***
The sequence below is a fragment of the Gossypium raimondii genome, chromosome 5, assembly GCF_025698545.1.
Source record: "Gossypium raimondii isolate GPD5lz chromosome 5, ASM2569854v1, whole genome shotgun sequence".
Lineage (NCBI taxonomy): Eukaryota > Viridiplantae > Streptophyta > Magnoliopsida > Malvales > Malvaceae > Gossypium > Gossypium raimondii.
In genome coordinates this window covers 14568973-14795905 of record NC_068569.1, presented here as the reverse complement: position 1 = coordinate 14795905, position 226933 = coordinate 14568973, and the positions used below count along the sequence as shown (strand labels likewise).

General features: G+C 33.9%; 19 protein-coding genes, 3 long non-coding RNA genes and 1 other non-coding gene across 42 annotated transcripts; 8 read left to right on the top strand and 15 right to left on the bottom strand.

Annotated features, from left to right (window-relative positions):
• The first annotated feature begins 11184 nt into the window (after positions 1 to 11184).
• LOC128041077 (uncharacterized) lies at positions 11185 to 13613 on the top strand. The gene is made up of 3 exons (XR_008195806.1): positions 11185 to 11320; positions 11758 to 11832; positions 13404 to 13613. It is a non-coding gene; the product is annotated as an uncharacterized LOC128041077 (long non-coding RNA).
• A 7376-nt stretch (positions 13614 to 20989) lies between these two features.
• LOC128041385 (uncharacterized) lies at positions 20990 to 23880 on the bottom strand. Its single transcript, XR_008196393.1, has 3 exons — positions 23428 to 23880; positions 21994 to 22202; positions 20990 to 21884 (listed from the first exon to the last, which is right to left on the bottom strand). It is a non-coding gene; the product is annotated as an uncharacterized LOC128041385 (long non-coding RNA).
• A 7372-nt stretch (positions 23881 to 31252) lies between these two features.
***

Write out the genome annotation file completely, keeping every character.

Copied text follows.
The sequence below is a fragment of the Gossypium raimondii genome, chromosome 5, assembly GCF_025698545.1.
Source record: "Gossypium raimondii isolate GPD5lz chromosome 5, ASM2569854v1, whole genome shotgun sequence".
Lineage (NCBI taxonomy): Eukaryota > Viridiplantae > Streptophyta > Magnoliopsida > Malvales > Malvaceae > Gossypium > Gossypium raimondii.
In genome coordinates this window covers 14568973-14795905 of record NC_068569.1, presented here as the reverse complement: position 1 = coordinate 14795905, position 226933 = coordinate 14568973, and the positions used below count along the sequence as shown (strand labels likewise).

General features: G+C 33.9%; 19 protein-coding genes, 3 long non-coding RNA genes and 1 other non-coding gene across 42 annotated transcripts; 8 read left to right on the top strand and 15 right to left on the bottom strand.

Annotated features, from left to right (window-relative positions):
• The first annotated feature begins 11184 nt into the window (after positions 1 to 11184).
• LOC128041077 (uncharacterized) lies at positions 11185 to 13613 on the top strand. The gene is made up of 3 exons (XR_008195806.1): positions 11185 to 11320; positions 11758 to 11832; positions 13404 to 13613. It is a non-coding gene; the product is annotated as an uncharacterized LOC128041077 (long non-coding RNA).
• A 7376-nt stretch (positions 13614 to 20989) lies between these two features.
• LOC128041385 (uncharacterized) lies at positions 20990 to 23880 on the bottom strand. Its single transcript, XR_008196393.1, has 3 exons — positions 23428 to 23880; positions 21994 to 22202; positions 20990 to 21884 (listed from the first exon to the last, which is right to left on the bottom strand). It is a non-coding gene; the product is annotated as an uncharacterized LOC128041385 (long non-coding RNA).
• A 7372-nt stretch (positions 23881 to 31252) lies between these two features.